Hound Profile

Hound Profile: Shawnee Sherlock

sherlock (1)
Sherlock enjoying his happy retirement.

“What can I say about Sherlock?  He wasn’t an easy hound to adopt. He had been adopted before and managed to find his way back to the kennels. I remember the day Mark decided it was time for Sherlock to find a new home. We had just hunted the North Country fixture. Mark was loading the hounds into the trailer and Sherlock was the last one. You guessed it, Mark slammed the door shut in his face, grabbed his collar and asked me if I was ready to take him home. You should have seen the look on Sherlock’s face. Priceless. So I got a lead rope and loaded Sherlock into my trailer. All the drive home I kept thinking what have I got myself into. I really didn’t need another animal to care for.

Sherlock just managed to wiggle his way into my heart since my first hunt. Of course I didn’t have a place to keep him so I had to call AAA Fence and have them build a kennel. He was very shy and not used to being handled. I would take him for long walks around the hayfield on a long leash. After a couple months I decided he was ready to go on his own. He would explore the field with my corgi by his side. This was our routine for a couple weeks and then one day he was gone. Somewhere between our walk around the field and going back to his kennel he disappeared. I called and drove around looking for him. All my neighbors were on alert for him. He was gone. I called Mark and told him what happened. I knew he would try to go back to the kennels but the Ohio River was a pretty big obstacle for him to cross.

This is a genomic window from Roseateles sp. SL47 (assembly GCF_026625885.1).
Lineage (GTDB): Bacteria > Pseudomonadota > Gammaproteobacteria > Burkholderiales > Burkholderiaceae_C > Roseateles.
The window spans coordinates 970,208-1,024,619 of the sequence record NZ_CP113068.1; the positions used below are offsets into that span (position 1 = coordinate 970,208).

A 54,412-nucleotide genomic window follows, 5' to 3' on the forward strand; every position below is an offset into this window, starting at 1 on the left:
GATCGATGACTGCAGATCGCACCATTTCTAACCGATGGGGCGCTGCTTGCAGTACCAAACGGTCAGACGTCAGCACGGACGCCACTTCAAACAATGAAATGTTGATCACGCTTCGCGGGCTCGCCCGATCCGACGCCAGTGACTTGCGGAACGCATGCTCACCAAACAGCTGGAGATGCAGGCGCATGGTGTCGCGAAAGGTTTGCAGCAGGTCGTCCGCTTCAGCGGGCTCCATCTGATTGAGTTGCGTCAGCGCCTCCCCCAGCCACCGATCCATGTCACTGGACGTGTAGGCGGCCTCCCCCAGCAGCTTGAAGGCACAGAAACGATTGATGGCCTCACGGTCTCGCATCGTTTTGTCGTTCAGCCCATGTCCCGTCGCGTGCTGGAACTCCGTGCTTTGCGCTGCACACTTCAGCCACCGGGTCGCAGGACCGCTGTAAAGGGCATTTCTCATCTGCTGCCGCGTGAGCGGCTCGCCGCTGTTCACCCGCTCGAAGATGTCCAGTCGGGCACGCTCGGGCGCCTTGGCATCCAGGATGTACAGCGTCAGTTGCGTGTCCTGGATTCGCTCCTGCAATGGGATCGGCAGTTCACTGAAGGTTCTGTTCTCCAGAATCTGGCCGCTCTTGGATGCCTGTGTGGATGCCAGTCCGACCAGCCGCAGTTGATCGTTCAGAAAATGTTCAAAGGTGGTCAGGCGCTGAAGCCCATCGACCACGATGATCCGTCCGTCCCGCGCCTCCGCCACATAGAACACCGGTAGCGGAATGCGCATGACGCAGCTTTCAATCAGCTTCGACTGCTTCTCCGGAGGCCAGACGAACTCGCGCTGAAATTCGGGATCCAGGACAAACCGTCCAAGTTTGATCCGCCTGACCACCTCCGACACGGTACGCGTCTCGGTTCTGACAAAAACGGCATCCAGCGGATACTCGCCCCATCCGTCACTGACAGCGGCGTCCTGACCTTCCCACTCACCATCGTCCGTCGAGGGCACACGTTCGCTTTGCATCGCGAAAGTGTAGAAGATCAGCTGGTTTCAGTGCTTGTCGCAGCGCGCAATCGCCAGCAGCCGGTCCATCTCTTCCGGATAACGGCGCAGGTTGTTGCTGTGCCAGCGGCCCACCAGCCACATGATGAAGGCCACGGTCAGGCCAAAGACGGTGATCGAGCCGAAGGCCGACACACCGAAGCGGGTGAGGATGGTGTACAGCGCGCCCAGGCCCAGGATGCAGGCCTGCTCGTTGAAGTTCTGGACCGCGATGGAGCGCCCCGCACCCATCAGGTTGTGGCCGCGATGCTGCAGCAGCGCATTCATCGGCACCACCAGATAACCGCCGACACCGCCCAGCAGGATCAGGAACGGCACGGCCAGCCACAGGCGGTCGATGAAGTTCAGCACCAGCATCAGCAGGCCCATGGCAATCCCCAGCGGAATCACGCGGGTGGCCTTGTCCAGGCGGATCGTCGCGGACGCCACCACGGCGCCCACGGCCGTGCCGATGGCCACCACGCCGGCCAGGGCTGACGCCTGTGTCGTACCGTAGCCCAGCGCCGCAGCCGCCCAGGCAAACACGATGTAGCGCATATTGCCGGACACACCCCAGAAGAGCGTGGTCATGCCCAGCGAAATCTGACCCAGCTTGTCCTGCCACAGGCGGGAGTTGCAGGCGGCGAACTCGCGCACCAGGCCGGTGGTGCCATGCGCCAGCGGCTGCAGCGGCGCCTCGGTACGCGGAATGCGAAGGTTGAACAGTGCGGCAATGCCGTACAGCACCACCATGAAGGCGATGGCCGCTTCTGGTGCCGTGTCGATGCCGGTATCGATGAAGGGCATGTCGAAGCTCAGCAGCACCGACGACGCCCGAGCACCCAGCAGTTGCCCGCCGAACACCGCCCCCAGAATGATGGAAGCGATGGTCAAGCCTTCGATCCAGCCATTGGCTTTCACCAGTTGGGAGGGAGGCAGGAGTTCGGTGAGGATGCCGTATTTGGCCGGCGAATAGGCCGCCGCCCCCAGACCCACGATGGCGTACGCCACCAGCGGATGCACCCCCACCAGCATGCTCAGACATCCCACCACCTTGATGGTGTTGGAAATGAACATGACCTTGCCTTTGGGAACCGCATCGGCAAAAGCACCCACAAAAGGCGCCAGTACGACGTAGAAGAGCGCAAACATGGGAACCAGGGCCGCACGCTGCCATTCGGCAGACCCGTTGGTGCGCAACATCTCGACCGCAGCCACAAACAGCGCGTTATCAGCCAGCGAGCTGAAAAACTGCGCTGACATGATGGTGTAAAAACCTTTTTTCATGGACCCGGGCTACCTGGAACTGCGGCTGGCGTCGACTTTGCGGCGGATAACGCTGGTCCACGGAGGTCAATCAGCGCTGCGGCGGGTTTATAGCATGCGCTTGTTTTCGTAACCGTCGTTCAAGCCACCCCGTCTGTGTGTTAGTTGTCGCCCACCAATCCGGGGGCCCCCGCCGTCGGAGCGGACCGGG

10 days later I was standing at the kitchen sink and heard him voicing. I looked out the window and there he was. Standing on the deck looking at me. That was the first time he came into the house. I sat down on the floor and he snuggled into my lap. He was thin and had blisters on his paws. I just couldn’t believe he came back. That was 2 1/2 years ago. After that day he was never locked in the kennel again. His doghouse is now under the carport by the house and he is free to roam the fields and woods. He has never left the yard again. He greets me every morning, hangs out in the barn while I care for the horses, walks around the fields while I bush hog and escorts me back to the house every evening. He has learned that petting and hugs are a good thing and demands affection when I come home from work everyday. Sherlock turns 13 this year.”

~ Lisa, whipper-in and Sherlock’s owner/retirement home